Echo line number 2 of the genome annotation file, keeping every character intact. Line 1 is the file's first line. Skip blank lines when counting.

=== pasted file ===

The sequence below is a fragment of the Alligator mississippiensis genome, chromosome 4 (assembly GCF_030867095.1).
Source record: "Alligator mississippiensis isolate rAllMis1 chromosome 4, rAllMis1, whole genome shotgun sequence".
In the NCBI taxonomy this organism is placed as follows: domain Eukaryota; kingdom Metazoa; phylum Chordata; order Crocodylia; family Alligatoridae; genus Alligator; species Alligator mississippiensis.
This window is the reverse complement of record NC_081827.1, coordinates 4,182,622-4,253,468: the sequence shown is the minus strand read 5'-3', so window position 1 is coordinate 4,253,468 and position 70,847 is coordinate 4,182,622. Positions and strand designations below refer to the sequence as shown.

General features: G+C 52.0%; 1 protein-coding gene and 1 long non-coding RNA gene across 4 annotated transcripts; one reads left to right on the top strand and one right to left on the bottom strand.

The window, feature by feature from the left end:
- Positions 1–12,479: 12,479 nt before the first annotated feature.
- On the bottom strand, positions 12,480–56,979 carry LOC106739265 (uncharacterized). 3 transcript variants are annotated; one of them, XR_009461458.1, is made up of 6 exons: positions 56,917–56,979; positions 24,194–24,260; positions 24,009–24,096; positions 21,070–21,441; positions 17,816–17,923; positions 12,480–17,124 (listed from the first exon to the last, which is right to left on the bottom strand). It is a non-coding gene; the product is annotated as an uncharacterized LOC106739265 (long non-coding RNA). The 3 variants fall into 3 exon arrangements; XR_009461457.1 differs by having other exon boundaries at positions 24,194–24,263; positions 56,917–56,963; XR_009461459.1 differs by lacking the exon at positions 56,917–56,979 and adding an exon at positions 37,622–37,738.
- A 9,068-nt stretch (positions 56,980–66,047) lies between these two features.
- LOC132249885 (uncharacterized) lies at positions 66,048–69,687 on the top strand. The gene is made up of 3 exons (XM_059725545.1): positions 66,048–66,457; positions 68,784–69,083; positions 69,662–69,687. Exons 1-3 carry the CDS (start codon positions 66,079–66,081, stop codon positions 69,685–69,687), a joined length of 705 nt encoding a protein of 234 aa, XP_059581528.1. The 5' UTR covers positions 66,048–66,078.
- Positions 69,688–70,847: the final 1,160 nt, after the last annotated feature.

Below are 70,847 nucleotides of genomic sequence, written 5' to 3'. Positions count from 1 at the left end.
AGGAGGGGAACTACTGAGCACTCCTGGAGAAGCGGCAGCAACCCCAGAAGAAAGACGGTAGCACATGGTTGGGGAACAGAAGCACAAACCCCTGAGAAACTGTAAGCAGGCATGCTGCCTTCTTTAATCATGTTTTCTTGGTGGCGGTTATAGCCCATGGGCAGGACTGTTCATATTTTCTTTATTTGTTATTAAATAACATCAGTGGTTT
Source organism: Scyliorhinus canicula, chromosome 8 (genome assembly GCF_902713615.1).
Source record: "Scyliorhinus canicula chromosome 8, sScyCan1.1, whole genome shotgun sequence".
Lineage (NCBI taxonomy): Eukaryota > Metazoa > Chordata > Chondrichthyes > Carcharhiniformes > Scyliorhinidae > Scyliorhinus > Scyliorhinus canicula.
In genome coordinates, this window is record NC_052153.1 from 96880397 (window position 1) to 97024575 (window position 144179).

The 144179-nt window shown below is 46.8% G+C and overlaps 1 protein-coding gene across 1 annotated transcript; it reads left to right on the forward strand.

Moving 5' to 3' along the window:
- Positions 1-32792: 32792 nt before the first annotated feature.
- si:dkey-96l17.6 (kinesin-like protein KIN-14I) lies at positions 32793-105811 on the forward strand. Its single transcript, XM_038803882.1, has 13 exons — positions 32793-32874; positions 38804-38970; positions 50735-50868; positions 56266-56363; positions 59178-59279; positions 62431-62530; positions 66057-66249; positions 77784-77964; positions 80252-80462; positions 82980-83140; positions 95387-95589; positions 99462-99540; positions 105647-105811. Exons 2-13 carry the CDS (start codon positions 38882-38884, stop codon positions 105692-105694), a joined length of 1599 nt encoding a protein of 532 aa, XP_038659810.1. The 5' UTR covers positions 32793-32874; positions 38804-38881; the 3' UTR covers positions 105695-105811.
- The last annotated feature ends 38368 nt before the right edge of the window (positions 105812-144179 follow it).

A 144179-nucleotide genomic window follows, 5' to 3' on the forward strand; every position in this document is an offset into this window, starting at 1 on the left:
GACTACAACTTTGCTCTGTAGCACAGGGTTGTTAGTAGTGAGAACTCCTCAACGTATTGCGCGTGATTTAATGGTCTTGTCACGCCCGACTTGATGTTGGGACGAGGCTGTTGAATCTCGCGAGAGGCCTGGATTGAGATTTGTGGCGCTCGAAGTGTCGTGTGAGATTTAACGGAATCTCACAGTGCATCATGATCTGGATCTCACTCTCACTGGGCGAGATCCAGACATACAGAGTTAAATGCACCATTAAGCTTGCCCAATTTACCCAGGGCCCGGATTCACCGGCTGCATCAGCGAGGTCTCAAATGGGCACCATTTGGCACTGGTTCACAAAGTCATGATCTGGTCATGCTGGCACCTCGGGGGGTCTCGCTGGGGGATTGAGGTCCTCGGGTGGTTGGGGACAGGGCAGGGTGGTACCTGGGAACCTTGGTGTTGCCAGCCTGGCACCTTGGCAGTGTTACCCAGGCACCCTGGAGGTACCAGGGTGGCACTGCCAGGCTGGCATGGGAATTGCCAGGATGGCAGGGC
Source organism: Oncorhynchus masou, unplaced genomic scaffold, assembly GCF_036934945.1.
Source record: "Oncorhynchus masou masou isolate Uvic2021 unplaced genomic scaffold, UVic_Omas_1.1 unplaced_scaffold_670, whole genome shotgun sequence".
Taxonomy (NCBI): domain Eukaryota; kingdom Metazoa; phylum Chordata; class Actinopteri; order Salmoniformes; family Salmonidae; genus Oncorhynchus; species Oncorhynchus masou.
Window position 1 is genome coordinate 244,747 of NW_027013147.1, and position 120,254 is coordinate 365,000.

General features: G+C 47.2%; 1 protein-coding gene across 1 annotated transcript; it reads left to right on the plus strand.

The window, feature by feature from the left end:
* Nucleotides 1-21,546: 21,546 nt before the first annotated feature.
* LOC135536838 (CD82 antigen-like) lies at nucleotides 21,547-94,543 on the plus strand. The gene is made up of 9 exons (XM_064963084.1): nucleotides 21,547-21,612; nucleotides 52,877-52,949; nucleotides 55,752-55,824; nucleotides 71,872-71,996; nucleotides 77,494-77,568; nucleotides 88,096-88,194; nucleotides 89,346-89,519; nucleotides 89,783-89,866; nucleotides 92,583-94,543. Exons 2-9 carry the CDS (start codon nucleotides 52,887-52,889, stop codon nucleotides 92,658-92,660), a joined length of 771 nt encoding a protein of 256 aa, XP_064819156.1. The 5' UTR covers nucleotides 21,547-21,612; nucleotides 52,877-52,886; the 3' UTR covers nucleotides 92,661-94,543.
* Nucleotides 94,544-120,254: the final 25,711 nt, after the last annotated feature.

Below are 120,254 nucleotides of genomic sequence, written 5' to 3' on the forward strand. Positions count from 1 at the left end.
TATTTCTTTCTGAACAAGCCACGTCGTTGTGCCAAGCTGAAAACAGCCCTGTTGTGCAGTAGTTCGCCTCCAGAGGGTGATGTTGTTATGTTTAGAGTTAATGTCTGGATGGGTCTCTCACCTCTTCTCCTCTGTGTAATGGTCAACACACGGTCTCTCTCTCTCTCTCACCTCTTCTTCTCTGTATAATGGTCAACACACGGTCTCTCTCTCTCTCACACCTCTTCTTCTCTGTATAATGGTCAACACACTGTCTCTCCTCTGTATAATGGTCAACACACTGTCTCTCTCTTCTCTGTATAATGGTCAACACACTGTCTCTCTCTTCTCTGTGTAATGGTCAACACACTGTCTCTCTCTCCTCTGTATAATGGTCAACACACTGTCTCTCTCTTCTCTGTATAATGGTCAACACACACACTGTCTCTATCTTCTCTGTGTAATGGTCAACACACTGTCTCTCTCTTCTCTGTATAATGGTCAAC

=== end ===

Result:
Source record: "Alligator mississippiensis isolate rAllMis1 chromosome 4, rAllMis1, whole genome shotgun sequence".